The main portion of the editor window is the Viewport. This is where you'll see parts of your game as you're working on them.
In the upper-left corner is the Main menus, where you can save and load files, edit project settings, and get help.
In the center at the top is a list of the Workspaces you can switch between when working on different parts of your game. You can switch between 2D and 3D mode, as well Script mode, where you can edit your game's code. The AssetLib is a place where you can download add-ons and example projects. See Chapter 7, Additional Topics, for more information on using the AssetLib. Refer to the following screenshot:
The following screenshot shows the Workspaces buttons on the toolbar. The icons in the toolbar will change based on what kind of object you are editing. So will the items in the Bottom panel, which will open various smaller windows for accessing specific information such as debugging, audio settings, and more:
The buttons in the upper-right Playtest area are for launching the game and interacting with it when it's running:
Finally, on the left and right sides are the Docks you can use to view and select game items and set their properties. The left-hand dock contains the FileSystem tab:
All of the files inside the project folder are shown here, and you can click on folders to open them and see what they contain. All resources in your project will be located relative to res://, which is the project's root folder. For example, a file path might look like this: res://player/Player.tscn.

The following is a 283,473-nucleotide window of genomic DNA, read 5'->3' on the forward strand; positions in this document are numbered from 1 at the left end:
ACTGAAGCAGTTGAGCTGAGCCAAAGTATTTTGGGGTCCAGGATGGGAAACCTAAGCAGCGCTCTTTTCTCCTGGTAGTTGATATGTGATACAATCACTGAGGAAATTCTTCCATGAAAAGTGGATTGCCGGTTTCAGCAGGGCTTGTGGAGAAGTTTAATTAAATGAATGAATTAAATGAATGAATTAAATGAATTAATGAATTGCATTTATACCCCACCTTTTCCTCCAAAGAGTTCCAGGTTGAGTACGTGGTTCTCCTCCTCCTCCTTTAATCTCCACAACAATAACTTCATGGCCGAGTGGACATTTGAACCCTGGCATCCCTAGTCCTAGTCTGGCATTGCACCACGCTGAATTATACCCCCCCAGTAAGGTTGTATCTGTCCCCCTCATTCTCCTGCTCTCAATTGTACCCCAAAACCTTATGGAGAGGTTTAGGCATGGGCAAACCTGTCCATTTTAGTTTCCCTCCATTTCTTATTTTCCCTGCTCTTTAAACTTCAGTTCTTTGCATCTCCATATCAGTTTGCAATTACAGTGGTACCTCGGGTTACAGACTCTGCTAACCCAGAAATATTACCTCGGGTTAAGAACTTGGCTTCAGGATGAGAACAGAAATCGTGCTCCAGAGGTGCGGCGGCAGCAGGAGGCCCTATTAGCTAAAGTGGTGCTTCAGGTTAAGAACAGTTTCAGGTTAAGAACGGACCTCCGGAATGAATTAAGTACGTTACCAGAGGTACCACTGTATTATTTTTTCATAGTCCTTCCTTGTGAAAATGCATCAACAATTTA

In the right-hand dock, you can see several tabs. The Scene tab shows the current scene you are working on in the Viewport. In the Inspector tab below it, you can see and adjust the properties of any object you select. Refer to the following screenshot:
Selecting the Import tab and clicking on a file in the FileSystem tab lets you adjust how Godot imports resources like textures, meshes, and sounds, as shown in the following screenshot:
As you work through the game projects in this book, you'll learn about the functionality of these items and become familiar with navigating the editor interface. However, there are a few other concepts you need to know about before getting started.
Nodes are the basic building blocks for creating games in Godot. A node is an object that can represent a variety of specialized game functions. A given type of node might display graphics, play an animation, or represent a 3D model of an object. The node also contains a collection of properties, allowing you to customize its behavior. Which nodes you add to your project depends on what functionality you need. It's a modular system designed to give you flexibility in building your game objects.
In your project, the nodes you add are organized into a tree structure. In a tree, nodes are added as children of other nodes. A particular node can have any number of children, but only one parent node. When a group of nodes are collected into a tree, it is called a scene, and the tree is referred to as the scene tree:
Scenes in Godot are typically used to create and organize the various game objects in your project. You might have a player scene that contains all the nodes and scripts that make the player's character work. Then, you might create another scene that defines the game's map: the obstacles and items that the player must navigate through. You can then combine these various scenes into the final game using instancing, which you'll learn about later.